Tuesday, March 15th we left Puerto Escondido a bit later than we had planned as we were busy posting our last blog and sending an email to Kira and Devin (our granddaughters) - got to keep our priorities straight. About four boats left ahead of us and we followed them north. Wind and sea got a bit uncomfortable a few hours out as the wind was from the north and we were motor-sailing -again, not making much headway. The boats ahead of us had no sails up and also appeared to be having a rough time so we headed for shore as we were near an anchorage named Mangles and thought we might be able to sit out the afternoon there. But as we scoped it out we found that it was too shallow to get protection from the swell and in the meantime the wind and sea had calmed a bit. So we pressed on to Caleta San Juanico. We saw a whale along the way; Alegria (whom we had met and lunched with in Puerto Escondido) was about an hour ahead of us and alerted us on the radio to keep an eye out for it. As we entered Caleta San Juanico we were glad we had continued on. It was a beautiful bay with some interesting rock formations jutting out of the water on one side of the bay. There were seven boats on one side of those jutting rocks (deeper into the bay) and one boat on the other side. We decided to head for the less crowded area. As we approached, Randy and Gail on Otter (the second boat by that name we had encountered, this one an Island Packet) hailed us on the radio to say that there was plenty of room for us near them on a nice sandy bottom. That made the decision even easier. They came over in their dinghy after we had anchored and introduced themselves. We agreed to meet up again before we both left and visit more. That night we heard a saxophone playing. It resounded throughout the calm anchorage. It was hard to identify the source, but we think it may have been Randy or Gail. It was beautiful. We never did get to have that visit though as the next day south winds were forecast and Randy and Gail moved over to the other side of the anchorage for better protection.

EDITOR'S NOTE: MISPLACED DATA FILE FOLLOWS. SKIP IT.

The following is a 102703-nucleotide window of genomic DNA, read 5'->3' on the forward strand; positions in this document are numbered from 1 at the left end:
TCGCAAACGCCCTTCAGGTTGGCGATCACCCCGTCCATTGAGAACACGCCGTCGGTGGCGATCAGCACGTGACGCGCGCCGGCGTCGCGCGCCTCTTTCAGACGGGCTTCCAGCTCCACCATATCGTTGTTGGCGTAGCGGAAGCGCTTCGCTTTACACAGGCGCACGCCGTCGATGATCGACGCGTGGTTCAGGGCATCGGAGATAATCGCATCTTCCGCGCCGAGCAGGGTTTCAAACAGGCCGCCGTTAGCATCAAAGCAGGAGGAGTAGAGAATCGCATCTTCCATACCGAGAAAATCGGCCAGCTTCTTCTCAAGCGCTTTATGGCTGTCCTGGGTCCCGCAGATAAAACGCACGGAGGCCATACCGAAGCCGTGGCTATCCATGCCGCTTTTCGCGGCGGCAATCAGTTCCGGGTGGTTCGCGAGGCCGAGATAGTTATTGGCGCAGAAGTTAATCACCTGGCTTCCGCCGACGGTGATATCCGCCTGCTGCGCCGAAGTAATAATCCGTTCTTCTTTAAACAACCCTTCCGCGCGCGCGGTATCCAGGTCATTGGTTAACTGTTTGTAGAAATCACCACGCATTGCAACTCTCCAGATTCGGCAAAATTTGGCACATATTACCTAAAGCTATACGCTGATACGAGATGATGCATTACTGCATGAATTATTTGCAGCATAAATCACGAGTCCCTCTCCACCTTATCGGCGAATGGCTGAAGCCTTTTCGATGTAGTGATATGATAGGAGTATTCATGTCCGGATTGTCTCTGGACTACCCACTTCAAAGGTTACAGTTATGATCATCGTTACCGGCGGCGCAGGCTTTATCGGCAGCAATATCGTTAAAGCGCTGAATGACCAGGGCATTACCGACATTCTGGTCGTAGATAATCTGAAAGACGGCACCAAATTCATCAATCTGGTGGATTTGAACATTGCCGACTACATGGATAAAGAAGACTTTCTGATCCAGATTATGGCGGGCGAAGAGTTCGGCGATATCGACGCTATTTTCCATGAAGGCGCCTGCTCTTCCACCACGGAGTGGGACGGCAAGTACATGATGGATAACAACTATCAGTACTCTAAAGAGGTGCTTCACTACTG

Wednesday, March 16th in the morning, Mary Lee and Lewis (sv. MerryLee) came over and invited us to hike on the island with them. They had also been a part of that lunch group in Puerto Escondido. On the shore where we started our hike was the "Cruisers' Tree". Cruisers make art projects with their boat name on them and either hang them on the tree or lay them underneath -there were hundreds of contributions. At one point on the hike we were on a dirt road that had black obsidium stones scattered throughout. We picked up a few and will have to think of a good souvenir project for those. It was a nice hike up to the top of the hill to get the panorama view of the anchorage. When we got back to the boat we baked cookies, got our weather grib files for the next day, and did some chores. We invited Mary and Lewis to join us that evening after dinner for a dessert of cookies -they couldn't resist. Lewis came by briefly to show us his piece of artwork that they would add to the tree -a piece of bamboo with the name of their boat in maroon toenail polish, further decorated with dried starfish. They brought some special "sipping" tequila. We had that with the fresh cookies. Dennis couldn't drink more than one sip as straight tequila brings back not so pleasant memories of his bachelor party. We had planned on playing a game or watching a movie, but Mary and Lewis spent the evening describing the various places they have visited on mainland Mexico with Virginia taking good notes about where to find the grocery, laundromat, butcher, and most importantly the music and dancing. We shared our weather info with them as they don't have SSB. We were headed north and they were headed south, so we bid adieu for the season.